morning, evening

you put on a show-
your dancing leaves turn from green to gold -
shimmer in the breeze,
then fall - 
to the waiting earth - participant in the silent drama.

you put on a show.
you wait
as the autumn wind removes your yellow dress
and your branches lift themselves - light -
into the air.

              -Mary Elyn Bahlert, 10/2022

Birch Companion: photo by Mary Elyn Bahlert, 2020

reflecting, remembering, Uncategorized

First memory

I like to ask people what their first memory in life is. I was touched by the first memory of Georgia O’Keeffe as she sat on a blanket on the grass in her childhood place, Sun Prairie, Wisconsin – the vividness of her sight, the colors, the shapes, the sky, the grass. Her first memory shaped – or was shaped by the artist she was/would become. I imagine it is so for each of us.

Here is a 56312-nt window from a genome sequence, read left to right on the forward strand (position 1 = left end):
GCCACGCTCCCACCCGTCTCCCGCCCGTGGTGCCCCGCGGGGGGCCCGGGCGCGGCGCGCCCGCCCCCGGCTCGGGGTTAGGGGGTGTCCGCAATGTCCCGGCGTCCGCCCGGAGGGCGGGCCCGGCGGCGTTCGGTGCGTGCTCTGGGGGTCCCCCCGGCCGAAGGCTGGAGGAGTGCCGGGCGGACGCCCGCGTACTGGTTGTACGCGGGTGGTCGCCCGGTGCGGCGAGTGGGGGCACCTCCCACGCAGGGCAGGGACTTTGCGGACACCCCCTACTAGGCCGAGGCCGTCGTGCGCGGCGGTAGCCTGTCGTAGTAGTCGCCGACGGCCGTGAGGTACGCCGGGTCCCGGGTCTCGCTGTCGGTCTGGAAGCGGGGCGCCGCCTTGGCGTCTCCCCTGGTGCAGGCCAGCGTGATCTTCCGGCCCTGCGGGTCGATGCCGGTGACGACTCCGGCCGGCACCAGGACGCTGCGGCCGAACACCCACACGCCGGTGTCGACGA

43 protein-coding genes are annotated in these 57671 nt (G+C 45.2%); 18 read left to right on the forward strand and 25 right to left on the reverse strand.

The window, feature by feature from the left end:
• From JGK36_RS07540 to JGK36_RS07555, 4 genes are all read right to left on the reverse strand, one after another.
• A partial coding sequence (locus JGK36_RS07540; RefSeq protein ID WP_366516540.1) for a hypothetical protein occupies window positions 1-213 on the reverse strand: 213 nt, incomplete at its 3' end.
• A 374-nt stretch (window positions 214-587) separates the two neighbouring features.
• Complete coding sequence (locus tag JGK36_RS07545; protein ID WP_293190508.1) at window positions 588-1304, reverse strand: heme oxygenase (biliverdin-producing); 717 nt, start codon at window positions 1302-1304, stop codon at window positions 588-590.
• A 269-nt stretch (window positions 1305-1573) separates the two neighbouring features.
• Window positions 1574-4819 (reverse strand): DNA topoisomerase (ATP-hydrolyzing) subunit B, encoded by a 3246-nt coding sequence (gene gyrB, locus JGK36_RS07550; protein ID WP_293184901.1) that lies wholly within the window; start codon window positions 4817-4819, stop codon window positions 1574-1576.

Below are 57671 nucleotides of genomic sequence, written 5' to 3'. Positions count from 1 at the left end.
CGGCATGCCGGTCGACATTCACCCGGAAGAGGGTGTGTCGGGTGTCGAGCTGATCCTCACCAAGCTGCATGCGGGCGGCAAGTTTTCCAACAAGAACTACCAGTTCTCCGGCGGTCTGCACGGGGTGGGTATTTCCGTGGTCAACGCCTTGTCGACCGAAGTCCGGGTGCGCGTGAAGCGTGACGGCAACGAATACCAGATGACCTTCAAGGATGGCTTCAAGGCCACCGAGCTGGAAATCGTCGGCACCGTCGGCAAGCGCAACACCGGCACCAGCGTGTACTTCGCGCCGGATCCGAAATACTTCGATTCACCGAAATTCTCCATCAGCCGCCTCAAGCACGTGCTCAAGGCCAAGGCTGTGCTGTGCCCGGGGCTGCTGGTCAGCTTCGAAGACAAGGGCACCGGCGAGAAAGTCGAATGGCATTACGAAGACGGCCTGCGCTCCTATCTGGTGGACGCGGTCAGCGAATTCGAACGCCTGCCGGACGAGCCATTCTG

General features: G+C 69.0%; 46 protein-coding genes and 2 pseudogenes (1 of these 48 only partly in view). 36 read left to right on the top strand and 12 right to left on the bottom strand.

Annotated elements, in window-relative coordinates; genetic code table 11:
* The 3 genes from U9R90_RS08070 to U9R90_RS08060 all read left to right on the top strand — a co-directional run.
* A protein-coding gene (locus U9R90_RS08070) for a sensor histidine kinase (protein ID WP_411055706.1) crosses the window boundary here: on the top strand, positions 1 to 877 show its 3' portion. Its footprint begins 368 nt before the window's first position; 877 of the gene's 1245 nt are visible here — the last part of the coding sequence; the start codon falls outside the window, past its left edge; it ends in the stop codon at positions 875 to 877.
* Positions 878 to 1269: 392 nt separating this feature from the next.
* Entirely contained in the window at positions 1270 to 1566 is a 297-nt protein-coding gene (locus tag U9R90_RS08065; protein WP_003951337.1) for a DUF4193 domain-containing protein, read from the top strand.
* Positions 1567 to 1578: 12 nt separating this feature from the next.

Mom was not with me. That would have made an impression on me. Instead, I was talking to Mom on the telephone, under the watchful presence of Agnes Hundreiser, my mother’s friend who had come to take care of me during the day when Ron was in school and Dad left for work at the steel mill. Mom told me I had a baby sister. And then she asked me: “what should we name her?” I answered “Ann,” giving the name of my mother’s own sister, my Auntie Anne. That must have been the name of a sister, in my mind. And my own mother’s name was Mary, so my thinking followed!

“How about Susan?” Mom asked. And so it was: I had a baby sister named Susan.